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January 2000
The Animals’ Millennium

By Ingrid Newkirk


After the toasts, let’s get out the elbow grease. What happens in the new millennium isn’t a matter of hope, a land of wishes and dreams, or a crystal ball type of thing. It is a practical, almost quantifiable, matter. Every step forward, from how many new vegans there will be, to how soon Procter & Gamble drops all animal tests, to the end of the trade in animals’ skins and puppy mills, depends on how often we do and say something to make it happen. Computer programs didn’t spontaneously appear in classrooms to replace the stinky formaldehyde frog carcasses any more than Garden Burgers appeared magically on supermarket shelves, and Sears didn’t decide to cancel its sponsorship of the Ringling Brothers circus all by itself. Someone had to say something, write something, challenge someone over the curriculum, the menu, the store manager, the legislator. Nicely, or not so nicely. Sometimes it was “just” one person, a child even.

When people say they feel helpless, they’re way off base. The animals are helpless; we aren’t. We are powerful. No one will lock us up in a dungeon and pull out our fingernails if we exert our freedom of speech, our freedom of choice, our consumer spending power. We have the luxury of saying what we think, of refusing to do what we do not believe is ethical, and of educating others. We can freely wave our banners, post our placards, speak our minds, and then go home to sleep soundly in our comfy beds.

Every campaign now in progress will increase exponentially, depending on how vigorously we educate those around us. If we reduce our work to wishing instead of doing, the ripples in the pond stop. It’s that simple and that boring. You know the story about the cat who has a litter and, within six months, her first litter is having a litter and within a year, she and all the females from the first litter and now all her granddaughters are multiplying the problem?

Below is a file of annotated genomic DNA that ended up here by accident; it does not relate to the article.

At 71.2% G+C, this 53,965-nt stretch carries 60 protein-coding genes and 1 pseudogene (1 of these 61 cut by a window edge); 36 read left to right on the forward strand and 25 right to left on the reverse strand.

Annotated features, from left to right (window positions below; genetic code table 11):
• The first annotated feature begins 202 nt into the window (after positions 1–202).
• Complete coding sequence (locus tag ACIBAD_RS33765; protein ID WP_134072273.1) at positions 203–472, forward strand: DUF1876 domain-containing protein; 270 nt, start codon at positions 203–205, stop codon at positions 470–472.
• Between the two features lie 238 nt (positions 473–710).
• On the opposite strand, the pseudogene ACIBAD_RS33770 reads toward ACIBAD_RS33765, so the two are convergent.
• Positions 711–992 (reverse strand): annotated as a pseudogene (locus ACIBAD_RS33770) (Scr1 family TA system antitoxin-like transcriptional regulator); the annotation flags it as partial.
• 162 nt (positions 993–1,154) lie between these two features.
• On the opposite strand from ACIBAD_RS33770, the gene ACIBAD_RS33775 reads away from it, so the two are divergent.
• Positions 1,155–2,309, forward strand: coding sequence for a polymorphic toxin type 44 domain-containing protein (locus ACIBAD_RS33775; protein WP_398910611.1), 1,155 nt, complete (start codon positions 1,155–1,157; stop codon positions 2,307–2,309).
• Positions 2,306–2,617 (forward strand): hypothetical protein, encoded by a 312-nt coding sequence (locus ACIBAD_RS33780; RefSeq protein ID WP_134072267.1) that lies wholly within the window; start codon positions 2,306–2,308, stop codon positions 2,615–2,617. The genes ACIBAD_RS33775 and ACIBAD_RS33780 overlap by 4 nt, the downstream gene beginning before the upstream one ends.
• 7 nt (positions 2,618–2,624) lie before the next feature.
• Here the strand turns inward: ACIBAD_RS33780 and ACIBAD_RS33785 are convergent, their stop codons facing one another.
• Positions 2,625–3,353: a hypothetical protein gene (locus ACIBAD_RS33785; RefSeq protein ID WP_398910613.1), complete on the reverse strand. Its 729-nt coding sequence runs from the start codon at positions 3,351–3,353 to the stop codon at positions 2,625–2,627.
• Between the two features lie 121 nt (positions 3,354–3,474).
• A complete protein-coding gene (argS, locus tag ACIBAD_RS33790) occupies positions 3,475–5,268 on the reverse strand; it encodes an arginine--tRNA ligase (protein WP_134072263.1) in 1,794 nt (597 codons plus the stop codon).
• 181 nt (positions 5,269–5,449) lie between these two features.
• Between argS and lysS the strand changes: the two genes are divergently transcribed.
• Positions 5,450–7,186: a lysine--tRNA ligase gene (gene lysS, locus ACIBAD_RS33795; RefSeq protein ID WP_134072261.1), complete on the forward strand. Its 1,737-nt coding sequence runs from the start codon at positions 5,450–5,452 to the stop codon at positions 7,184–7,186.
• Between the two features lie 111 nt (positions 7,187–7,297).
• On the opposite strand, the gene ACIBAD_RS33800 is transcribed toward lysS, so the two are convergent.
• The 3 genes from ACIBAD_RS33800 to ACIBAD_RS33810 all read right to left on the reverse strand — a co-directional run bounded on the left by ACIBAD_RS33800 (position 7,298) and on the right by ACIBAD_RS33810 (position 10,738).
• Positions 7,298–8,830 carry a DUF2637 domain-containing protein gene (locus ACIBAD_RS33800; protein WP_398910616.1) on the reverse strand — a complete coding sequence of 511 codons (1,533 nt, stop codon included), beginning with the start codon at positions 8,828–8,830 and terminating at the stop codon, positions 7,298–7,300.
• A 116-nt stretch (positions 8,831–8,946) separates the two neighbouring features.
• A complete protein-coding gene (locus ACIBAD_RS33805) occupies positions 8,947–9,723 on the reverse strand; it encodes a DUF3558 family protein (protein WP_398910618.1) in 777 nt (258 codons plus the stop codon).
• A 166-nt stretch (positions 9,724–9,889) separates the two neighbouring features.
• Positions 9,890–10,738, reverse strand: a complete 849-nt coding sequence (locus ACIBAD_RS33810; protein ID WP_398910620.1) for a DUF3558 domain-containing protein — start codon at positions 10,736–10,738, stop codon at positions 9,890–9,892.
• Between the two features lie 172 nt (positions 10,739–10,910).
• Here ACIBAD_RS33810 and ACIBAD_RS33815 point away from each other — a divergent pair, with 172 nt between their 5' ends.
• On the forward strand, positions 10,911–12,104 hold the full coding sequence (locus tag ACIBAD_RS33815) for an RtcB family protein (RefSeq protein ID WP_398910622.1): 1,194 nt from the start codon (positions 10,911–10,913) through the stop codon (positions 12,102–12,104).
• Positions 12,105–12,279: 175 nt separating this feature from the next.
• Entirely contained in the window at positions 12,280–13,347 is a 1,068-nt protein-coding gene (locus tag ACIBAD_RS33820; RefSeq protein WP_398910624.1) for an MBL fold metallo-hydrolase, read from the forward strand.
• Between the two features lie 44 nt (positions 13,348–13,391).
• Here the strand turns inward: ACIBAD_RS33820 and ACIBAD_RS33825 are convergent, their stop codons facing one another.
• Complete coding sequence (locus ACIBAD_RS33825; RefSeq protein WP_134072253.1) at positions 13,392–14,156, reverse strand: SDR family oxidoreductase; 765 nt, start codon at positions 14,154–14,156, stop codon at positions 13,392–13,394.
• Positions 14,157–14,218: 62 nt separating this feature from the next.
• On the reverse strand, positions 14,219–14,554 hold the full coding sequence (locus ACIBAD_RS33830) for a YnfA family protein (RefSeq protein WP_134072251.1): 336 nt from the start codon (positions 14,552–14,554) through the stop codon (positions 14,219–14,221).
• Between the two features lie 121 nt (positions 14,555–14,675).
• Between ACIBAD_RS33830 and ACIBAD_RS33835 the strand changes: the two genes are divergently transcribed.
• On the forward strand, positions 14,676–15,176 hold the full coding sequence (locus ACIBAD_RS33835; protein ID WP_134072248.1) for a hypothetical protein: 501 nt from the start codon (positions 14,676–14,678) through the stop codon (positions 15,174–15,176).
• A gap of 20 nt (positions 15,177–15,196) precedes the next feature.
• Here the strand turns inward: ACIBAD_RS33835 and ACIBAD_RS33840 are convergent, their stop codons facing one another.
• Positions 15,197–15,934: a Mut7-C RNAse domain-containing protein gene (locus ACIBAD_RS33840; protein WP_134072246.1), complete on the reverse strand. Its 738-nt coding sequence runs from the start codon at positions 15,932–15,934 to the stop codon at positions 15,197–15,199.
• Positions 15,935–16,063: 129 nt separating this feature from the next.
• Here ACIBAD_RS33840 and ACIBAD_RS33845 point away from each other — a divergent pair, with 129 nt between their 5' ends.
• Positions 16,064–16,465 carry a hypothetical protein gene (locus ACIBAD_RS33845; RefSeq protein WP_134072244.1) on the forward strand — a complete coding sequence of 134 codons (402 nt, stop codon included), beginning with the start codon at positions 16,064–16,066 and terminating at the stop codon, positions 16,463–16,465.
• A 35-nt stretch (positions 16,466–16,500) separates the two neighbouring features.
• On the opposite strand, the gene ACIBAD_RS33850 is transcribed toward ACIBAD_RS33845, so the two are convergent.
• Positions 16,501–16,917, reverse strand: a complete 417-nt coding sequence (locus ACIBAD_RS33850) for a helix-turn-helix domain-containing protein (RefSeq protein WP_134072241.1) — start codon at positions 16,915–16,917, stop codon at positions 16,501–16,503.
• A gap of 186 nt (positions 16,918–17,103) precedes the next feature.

Well, the math works the positive way when it comes to the lifeblood of our movement—activism. Every single person we educate, even if they resist the process initially, will inevitably influence others in their workplaces, homes, and elsewhere. If you sponsor a billboard about spaying or fur, of course some of the people who read it will discuss it with others and spread its message on.

We will make or break animal liberation in the next millennium. This could be the Animals’ Millennium. The nine billion chickens and pigs and cows and turkeys eaten just in this country every year would beg us to make it so. Beyond them, in the seas, in the forests, in the laboratories and on the fur farms, are many more billions of dear beings who have only us to count on. Let’s make our new millennium resolutions and make our resolutions count!

Ingrid Newkirk is President of People for the Ethical Treatment of Animals (PETA). Her latest books are You Can Save the Animals! 251 Simple Ways to Stop Thoughtless Cruelty and 250 Ways to Make Your Cat Adore You. Contact: 757-622-7382, or


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